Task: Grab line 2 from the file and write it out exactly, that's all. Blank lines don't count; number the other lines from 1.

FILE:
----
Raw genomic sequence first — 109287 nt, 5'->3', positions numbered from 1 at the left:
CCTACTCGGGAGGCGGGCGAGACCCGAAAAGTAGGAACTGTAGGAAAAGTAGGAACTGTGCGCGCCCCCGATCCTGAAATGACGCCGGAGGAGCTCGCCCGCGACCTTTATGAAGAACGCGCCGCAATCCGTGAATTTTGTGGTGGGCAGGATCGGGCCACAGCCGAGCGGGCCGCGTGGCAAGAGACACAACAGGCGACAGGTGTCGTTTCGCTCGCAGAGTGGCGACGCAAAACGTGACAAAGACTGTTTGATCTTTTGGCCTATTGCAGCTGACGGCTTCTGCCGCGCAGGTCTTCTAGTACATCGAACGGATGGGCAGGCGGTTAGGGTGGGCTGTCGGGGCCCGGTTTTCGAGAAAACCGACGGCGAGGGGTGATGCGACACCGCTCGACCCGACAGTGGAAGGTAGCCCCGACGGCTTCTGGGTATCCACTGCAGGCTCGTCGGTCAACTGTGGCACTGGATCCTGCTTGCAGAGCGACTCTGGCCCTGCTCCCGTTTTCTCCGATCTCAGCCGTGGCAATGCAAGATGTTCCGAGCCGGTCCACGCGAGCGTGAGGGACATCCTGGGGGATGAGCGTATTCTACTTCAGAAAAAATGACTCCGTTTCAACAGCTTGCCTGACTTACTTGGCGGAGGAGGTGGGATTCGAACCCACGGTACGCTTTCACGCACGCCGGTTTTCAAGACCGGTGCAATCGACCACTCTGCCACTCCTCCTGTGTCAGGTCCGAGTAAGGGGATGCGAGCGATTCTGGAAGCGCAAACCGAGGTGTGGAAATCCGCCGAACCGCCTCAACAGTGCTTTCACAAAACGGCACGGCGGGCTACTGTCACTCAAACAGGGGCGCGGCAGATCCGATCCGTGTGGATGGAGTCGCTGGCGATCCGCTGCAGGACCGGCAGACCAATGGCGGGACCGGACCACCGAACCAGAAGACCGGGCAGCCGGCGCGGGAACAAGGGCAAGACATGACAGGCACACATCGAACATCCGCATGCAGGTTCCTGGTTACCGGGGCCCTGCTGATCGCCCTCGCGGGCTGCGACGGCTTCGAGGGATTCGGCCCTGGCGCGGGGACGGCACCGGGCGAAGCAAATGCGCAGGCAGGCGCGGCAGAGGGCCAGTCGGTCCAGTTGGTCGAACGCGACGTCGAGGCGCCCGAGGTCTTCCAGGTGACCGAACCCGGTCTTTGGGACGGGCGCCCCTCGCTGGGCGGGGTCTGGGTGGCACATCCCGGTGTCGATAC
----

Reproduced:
CCTACTCGGGAGGCGGGCGAGACCCGAAAAGTAGGAACTGTAGGAAAAGTAGGAACTGTGCGCGCCCCCGATCCTGAAATGACGCCGGAGGAGCTCGCCCGCGACCTTTATGAAGAACGCGCCGCAATCCGTGAATTTTGTGGTGGGCAGGATCGGGCCACAGCCGAGCGGGCCGCGTGGCAAGAGACACAACAGGCGACAGGTGTCGTTTCGCTCGCAGAGTGGCGACGCAAAACGTGACAAAGACTGTTTGATCTTTTGGCCTATTGCAGCTGACGGCTTCTGCCGCGCAGGTCTTCTAGTACATCGAACGGATGGGCAGGCGGTTAGGGTGGGCTGTCGGGGCCCGGTTTTCGAGAAAACCGACGGCGAGGGGTGATGCGACACCGCTCGACCCGACAGTGGAAGGTAGCCCCGACGGCTTCTGGGTATCCACTGCAGGCTCGTCGGTCAACTGTGGCACTGGATCCTGCTTGCAGAGCGACTCTGGCCCTGCTCCCGTTTTCTCCGATCTCAGCCGTGGCAATGCAAGATGTTCCGAGCCGGTCCACGCGAGCGTGAGGGACATCCTGGGGGATGAGCGTATTCTACTTCAGAAAAAATGACTCCGTTTCAACAGCTTGCCTGACTTACTTGGCGGAGGAGGTGGGATTCGAACCCACGGTACGCTTTCACGCACGCCGGTTTTCAAGACCGGTGCAATCGACCACTCTGCCACTCCTCCTGTGTCAGGTCCGAGTAAGGGGATGCGAGCGATTCTGGAAGCGCAAACCGAGGTGTGGAAATCCGCCGAACCGCCTCAACAGTGCTTTCACAAAACGGCACGGCGGGCTACTGTCACTCAAACAGGGGCGCGGCAGATCCGATCCGTGTGGATGGAGTCGCTGGCGATCCGCTGCAGGACCGGCAGACCAATGGCGGGACCGGACCACCGAACCAGAAGACCGGGCAGCCGGCGCGGGAACAAGGGCAAGACATGACAGGCACACATCGAACATCCGCATGCAGGTTCCTGGTTACCGGGGCCCTGCTGATCGCCCTCGCGGGCTGCGACGGCTTCGAGGGATTCGGCCCTGGCGCGGGGACGGCACCGGGCGAAGCAAATGCGCAGGCAGGCGCGGCAGAGGGCCAGTCGGTCCAGTTGGTCGAACGCGACGTCGAGGCGCCCGAGGTCTTCCAGGTGACCGAACCCGGTCTTTGGGACGGGCGCCCCTCGCTGGGCGGGGTCTGGGTGGCACATCCCGGTGTCGATAC